A UN human rights expert expressed deep concern Tuesday about the recent rise in armed violence in Gaza and welcomed this week’s announcement that Israel and Hamas have reached a truce to halt the current hostilities.
Michael Lynk, the special rapporteur for the situation of human rights in the Palestinian territory occupied since 1967, cautioned that true peace, and the badly needed reconstruction of Gaza, will only come with full respect for the fundamental rights of the 2 million Palestinians living there.
“Gaza has been reduced to a humanitarian whisper,” said Lynk.
“Behind the current hostilities – the launching of rockets and incendiary balloons by Palestinian armed groups and the disproportionate use of targeted missile strikes by Israel – is the long-term impoverishment of Gaza by Israel’s 13-year-old comprehensive blockade.”
Lynk said this amounted to collective punishment of the entire civilian population in Gaza, adding to Gazans’ suffering and broader tensions.
– ‘Humanitarian crisis’
In August, Israel closed the fishing zone off Gaza, largely shutting the Karem Abu Salem/Kerem Shalom crossing – the only commercial crossing into Gaza – and halted fuel supplies.
The fuel embargo has caused Gaza’s sole power plant to shut down, reduce electricity availability to between four to six hours a day across the strip, restrict operations at its sewage treatment plants, and diminish the water supply to homes, said Lynk.
“We are no longer on the edge of a humanitarian crisis, but in the middle of one. This is purely a human-made disaster, and could be quickly reversed if the political will existed,” he said.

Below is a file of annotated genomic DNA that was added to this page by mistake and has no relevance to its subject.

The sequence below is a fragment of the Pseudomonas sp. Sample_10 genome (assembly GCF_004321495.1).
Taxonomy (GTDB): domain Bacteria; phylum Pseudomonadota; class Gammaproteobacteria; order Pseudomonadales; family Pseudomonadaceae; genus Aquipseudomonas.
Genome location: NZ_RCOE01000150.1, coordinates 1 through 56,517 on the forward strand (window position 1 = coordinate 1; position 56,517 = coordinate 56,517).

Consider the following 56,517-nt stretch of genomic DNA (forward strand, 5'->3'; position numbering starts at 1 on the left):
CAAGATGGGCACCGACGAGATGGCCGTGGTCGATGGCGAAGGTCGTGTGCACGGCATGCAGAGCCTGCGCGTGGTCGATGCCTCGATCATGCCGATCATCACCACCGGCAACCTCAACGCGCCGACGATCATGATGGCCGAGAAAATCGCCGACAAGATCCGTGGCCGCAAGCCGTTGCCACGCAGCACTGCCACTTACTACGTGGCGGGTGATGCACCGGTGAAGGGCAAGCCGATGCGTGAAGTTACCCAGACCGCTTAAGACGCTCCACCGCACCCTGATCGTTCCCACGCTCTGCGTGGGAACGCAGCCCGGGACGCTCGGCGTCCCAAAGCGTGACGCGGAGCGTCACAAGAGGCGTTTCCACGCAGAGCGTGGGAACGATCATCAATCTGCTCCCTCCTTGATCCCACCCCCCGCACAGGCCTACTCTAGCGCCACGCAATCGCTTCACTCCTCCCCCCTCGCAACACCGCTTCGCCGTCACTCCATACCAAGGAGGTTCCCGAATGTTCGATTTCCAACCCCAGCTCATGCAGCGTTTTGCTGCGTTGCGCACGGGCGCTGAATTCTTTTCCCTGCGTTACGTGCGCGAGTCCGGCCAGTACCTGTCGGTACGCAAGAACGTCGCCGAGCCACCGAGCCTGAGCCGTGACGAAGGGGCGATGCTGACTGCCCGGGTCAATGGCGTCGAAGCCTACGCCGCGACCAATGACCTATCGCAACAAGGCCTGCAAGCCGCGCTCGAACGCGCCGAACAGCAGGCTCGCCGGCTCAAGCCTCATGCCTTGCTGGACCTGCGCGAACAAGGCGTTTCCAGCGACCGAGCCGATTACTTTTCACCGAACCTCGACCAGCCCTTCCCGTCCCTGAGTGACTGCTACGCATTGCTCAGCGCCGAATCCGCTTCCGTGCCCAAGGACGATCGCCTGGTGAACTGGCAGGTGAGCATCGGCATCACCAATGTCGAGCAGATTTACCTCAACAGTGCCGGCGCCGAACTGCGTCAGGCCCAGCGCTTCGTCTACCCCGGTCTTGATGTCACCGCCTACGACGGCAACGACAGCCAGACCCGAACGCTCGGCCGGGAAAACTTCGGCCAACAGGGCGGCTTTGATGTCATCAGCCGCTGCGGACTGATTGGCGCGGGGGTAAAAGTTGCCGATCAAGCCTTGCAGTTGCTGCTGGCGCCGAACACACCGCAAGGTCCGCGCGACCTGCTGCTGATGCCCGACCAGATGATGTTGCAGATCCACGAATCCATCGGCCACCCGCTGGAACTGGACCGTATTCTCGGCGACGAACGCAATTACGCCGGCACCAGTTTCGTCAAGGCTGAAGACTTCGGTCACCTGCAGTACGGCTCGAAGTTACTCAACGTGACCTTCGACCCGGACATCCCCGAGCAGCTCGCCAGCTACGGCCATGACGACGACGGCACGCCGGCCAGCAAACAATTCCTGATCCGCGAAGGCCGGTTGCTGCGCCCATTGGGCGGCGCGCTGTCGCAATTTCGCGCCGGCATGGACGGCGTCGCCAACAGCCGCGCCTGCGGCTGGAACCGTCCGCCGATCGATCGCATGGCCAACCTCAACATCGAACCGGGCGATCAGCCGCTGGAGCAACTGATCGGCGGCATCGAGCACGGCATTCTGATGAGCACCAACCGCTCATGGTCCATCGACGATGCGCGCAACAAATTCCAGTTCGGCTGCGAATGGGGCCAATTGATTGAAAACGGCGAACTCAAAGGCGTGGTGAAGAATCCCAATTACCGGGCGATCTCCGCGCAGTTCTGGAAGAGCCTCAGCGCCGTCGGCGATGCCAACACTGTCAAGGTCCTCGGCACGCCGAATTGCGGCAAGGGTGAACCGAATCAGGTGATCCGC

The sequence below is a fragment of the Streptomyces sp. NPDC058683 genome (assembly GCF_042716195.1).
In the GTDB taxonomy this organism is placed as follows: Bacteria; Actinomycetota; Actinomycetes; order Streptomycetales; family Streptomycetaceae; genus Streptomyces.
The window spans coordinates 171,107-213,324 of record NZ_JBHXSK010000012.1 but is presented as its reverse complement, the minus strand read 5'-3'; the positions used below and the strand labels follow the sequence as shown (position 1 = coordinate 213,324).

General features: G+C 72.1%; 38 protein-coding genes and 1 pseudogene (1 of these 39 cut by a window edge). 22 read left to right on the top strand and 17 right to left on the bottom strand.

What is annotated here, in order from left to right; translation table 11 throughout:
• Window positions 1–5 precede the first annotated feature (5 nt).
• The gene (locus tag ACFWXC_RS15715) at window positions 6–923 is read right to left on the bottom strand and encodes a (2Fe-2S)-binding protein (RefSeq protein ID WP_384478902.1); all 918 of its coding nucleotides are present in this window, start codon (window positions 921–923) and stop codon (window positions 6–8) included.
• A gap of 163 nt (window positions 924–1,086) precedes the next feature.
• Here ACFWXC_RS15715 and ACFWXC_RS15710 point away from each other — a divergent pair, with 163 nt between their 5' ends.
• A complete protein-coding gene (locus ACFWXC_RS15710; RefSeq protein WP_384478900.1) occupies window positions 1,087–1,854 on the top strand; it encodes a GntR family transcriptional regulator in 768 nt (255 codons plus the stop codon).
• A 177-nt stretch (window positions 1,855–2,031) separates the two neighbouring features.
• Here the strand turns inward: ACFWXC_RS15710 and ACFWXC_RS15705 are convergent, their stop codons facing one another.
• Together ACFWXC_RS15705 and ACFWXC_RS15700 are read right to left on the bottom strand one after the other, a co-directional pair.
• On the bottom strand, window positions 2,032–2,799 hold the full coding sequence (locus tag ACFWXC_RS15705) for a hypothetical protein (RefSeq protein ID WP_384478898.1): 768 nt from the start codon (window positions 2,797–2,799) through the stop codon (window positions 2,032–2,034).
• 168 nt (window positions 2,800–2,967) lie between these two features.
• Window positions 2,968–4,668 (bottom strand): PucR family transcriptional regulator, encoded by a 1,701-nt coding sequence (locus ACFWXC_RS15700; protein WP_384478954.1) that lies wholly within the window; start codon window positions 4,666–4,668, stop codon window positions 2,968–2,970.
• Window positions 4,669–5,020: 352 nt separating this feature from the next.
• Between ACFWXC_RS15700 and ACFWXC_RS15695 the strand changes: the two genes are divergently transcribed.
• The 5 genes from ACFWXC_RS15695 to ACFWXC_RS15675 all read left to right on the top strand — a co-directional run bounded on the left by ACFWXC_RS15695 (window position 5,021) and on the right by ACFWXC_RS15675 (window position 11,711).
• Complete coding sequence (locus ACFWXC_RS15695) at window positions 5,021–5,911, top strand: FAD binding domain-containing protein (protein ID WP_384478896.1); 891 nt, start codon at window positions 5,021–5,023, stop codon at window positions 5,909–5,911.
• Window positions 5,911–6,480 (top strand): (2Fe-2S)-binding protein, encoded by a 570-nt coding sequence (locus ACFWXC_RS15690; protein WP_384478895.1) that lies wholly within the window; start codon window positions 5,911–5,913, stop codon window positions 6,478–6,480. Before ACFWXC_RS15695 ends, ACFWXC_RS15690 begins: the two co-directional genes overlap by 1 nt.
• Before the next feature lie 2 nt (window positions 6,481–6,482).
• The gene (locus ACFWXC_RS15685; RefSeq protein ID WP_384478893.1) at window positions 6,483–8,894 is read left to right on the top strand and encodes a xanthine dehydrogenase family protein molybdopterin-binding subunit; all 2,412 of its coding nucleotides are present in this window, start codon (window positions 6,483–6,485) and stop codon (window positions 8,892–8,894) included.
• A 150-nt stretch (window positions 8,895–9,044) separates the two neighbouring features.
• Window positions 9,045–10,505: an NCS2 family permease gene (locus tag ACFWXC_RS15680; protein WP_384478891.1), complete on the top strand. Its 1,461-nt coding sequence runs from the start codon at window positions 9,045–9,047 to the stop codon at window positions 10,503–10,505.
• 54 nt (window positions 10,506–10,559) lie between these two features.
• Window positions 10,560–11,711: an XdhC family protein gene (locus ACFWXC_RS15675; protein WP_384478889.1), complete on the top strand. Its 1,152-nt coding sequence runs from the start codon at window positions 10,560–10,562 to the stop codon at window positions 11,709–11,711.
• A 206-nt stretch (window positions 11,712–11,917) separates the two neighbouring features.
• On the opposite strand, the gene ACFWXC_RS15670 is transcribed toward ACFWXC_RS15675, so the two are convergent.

The UN expert said the blockade has no meaningful security rationale.
“It inflicts great misery on the 2 million civilians in Gaza while imposing little harm on any security targets,” said Lynk.
He noted that Israel remains the occupying power, and international law – including Article 33 of the Fourth Geneva Convention – strictly forbids the use of collective punishment by the occupier.
The convention strictly forbids the use of collective punishment by the occupier.
As a result of this prolonged blockade, Gaza’s 2 million residents endure a collapsing healthcare system, he said.
They have undrinkable and unaffordable water, inadequate and sporadic power supplies, and an economy on its back with poverty, and among the world’s highest unemployment rates, he said.
“Gaza is on the verge of becoming unlivable,” said Lynk.
“There is no comparable situation in the world where a substantial population has endured such a permanent lockdown, largely unable to travel or trade, and controlled by an occupying power in breach of its solemn international human rights and humanitarian obligations.”
He said that an emerging concern is the new appearance of community transmission of COVID-19 in Gaza.
Perversely, said Lynk, Gaza’s misfortune to be a blockaded territory has meant that, until now, the global pandemic has not entered in any numbers.
“Should the COVID-19 pandemic take root in Gaza, the consequences would likely be very serious,” he said.
“While the international community has been providing the medical supplies to deal with the pandemic, Gaza lacks the healthcare infrastructure – particularly regarding hospital capacity and the quantity of health professionals, testing kits and respiratory equipment – to manage a widespread outbreak.”
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